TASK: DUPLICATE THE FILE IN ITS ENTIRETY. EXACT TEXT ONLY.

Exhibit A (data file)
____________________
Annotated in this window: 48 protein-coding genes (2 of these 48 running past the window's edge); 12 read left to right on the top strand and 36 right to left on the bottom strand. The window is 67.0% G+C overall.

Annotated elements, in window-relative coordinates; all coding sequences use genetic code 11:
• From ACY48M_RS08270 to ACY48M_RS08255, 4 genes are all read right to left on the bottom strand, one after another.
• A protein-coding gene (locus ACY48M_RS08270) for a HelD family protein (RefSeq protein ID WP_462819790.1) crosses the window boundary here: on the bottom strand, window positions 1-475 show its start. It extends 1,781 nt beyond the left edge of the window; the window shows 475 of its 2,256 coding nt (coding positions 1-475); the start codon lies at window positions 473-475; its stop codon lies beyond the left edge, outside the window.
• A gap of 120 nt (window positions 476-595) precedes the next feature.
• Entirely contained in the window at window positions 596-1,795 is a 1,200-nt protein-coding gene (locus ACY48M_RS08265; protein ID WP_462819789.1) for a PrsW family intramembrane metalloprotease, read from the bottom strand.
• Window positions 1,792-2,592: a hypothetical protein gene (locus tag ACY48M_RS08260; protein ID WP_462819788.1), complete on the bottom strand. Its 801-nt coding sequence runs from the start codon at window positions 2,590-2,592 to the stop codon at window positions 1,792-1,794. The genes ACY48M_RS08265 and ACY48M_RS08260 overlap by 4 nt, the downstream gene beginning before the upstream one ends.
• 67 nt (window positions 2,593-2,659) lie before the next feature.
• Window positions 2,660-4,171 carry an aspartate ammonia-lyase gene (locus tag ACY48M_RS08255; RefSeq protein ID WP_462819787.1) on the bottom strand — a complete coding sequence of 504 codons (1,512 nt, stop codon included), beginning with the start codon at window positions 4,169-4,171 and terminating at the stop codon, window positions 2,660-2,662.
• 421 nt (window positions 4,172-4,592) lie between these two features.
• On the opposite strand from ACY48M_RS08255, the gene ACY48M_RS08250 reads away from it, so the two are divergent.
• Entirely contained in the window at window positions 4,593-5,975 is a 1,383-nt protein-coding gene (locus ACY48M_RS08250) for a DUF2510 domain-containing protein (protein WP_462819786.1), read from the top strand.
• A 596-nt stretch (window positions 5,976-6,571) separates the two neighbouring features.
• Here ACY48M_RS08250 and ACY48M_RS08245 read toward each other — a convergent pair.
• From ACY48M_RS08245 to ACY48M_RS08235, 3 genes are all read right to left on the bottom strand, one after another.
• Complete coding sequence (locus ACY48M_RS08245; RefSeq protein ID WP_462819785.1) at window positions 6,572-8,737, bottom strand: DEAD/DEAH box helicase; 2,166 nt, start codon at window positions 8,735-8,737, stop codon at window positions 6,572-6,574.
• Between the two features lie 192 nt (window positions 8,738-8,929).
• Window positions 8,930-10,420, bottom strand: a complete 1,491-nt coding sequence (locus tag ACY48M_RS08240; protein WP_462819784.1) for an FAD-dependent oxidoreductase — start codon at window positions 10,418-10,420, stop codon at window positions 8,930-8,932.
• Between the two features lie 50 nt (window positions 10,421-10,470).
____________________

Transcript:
Annotated in this window: 48 protein-coding genes (2 of these 48 running past the window's edge); 12 read left to right on the top strand and 36 right to left on the bottom strand. The window is 67.0% G+C overall.

Annotated elements, in window-relative coordinates; all coding sequences use genetic code 11:
• From ACY48M_RS08270 to ACY48M_RS08255, 4 genes are all read right to left on the bottom strand, one after another.
• A protein-coding gene (locus ACY48M_RS08270) for a HelD family protein (RefSeq protein ID WP_462819790.1) crosses the window boundary here: on the bottom strand, window positions 1-475 show its start. It extends 1,781 nt beyond the left edge of the window; the window shows 475 of its 2,256 coding nt (coding positions 1-475); the start codon lies at window positions 473-475; its stop codon lies beyond the left edge, outside the window.
• A gap of 120 nt (window positions 476-595) precedes the next feature.
• Entirely contained in the window at window positions 596-1,795 is a 1,200-nt protein-coding gene (locus ACY48M_RS08265; protein ID WP_462819789.1) for a PrsW family intramembrane metalloprotease, read from the bottom strand.
• Window positions 1,792-2,592: a hypothetical protein gene (locus tag ACY48M_RS08260; protein ID WP_462819788.1), complete on the bottom strand. Its 801-nt coding sequence runs from the start codon at window positions 2,590-2,592 to the stop codon at window positions 1,792-1,794. The genes ACY48M_RS08265 and ACY48M_RS08260 overlap by 4 nt, the downstream gene beginning before the upstream one ends.
• 67 nt (window positions 2,593-2,659) lie before the next feature.
• Window positions 2,660-4,171 carry an aspartate ammonia-lyase gene (locus tag ACY48M_RS08255; RefSeq protein ID WP_462819787.1) on the bottom strand — a complete coding sequence of 504 codons (1,512 nt, stop codon included), beginning with the start codon at window positions 4,169-4,171 and terminating at the stop codon, window positions 2,660-2,662.
• 421 nt (window positions 4,172-4,592) lie between these two features.
• On the opposite strand from ACY48M_RS08255, the gene ACY48M_RS08250 reads away from it, so the two are divergent.
• Entirely contained in the window at window positions 4,593-5,975 is a 1,383-nt protein-coding gene (locus ACY48M_RS08250) for a DUF2510 domain-containing protein (protein WP_462819786.1), read from the top strand.
• A 596-nt stretch (window positions 5,976-6,571) separates the two neighbouring features.
• Here ACY48M_RS08250 and ACY48M_RS08245 read toward each other — a convergent pair.
• From ACY48M_RS08245 to ACY48M_RS08235, 3 genes are all read right to left on the bottom strand, one after another.
• Complete coding sequence (locus ACY48M_RS08245; RefSeq protein ID WP_462819785.1) at window positions 6,572-8,737, bottom strand: DEAD/DEAH box helicase; 2,166 nt, start codon at window positions 8,735-8,737, stop codon at window positions 6,572-6,574.
• Between the two features lie 192 nt (window positions 8,738-8,929).
• Window positions 8,930-10,420, bottom strand: a complete 1,491-nt coding sequence (locus tag ACY48M_RS08240; protein WP_462819784.1) for an FAD-dependent oxidoreductase — start codon at window positions 10,418-10,420, stop codon at window positions 8,930-8,932.
• Between the two features lie 50 nt (window positions 10,421-10,470).